Question about Subject To


#1

I was reading an article on CRE about buying subject to and it indicated that the lender can call the loan due if “any of the terms of the initial agreement are not met, such as payments being paid or transfer of the deed without paying off the original loan.” In the same article it mentions that the investor owns the home because they have the deed.

Please help me understand how the deed is transferred without risking the loan being called in?

Thanks!


#2

Sub 2’s

See the following articles that details this matter, especially the part on subject to:

http://www.lonestarlandlaw.com/deeds_in_texas.html

There are several issues.

First, interest rates. I had a very old mortgage, from 1994, on a rental I own which I recently paid off. It didn’t pay for me to refi but the interest rate on it was 7.5%. You can see that these days it doesn’t pay for the bank to call the note.

Besides, this note was long ago sold to investors, which my mortgage was. Most mortgages these days are. I know this because it has a ID# associated with this mortgage for an investor when I go online to check on the mortgage.

Now technically, such mortgages can be called by the bank if they find out the property changed hands. In this case, they don’t even own the mortgage, and why would the investor, or even the bank, care if he’s happily collecting 7.5% with current mortgages at 3%.

Second, in addition to the above, there’s legal challenges to banks trying to enforce mortgage provisions when mortgages are sold, even if they try, see:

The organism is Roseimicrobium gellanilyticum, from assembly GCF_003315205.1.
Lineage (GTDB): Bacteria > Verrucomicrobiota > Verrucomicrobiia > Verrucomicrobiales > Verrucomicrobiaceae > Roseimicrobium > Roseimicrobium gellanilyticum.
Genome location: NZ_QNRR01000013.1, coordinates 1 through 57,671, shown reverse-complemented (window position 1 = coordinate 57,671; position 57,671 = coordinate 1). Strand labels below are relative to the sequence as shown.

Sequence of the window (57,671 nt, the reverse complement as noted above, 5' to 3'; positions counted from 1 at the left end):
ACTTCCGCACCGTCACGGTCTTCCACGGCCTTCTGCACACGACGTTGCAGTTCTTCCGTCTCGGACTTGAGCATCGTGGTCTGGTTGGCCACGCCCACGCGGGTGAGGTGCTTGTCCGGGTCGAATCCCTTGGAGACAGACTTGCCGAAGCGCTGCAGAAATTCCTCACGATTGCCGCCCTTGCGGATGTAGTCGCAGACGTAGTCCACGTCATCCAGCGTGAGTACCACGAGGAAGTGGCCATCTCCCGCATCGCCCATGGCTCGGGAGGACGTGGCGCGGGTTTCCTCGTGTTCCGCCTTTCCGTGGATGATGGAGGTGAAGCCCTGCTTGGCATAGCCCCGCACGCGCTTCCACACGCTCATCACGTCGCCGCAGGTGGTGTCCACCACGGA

http://www.gklaw.com/news.cfm?action=pub_detail&publication_id=915

So issues when loans are being called are, it doesn’t pay, and they can’t…


#3

Google Garn St Germain act and it will tell you what you can do and what the lender can do.


#4

Info on Due on Sale

I don’t know what article Arjay is referring to, but Bronchick has great article on this site discussing the particulars, risks as well problems with it.

As to banks going after borrowers, an article this very morning on the internet points to the difficulty:

I avoid these problems entirely by going after truly undervalued deals with some money and credit.

To add some historical perspective, as mentioned in the Bronchick piece, in the 70’s, interest rates rose sharply, the “due on sale” clause seeks to eliminate all the cheaper low rate loans out there, thus forcing borrowers into higher rate loans. But by the late 90’s, the reverse is true, interest rates plunged to historic lows, and lenders are in no hurry to eliminate high rate loans in existence that borrowers failed to refi.

In other words, calling a 7.5% loan and forcing someone to take a 3.5% loan is silly.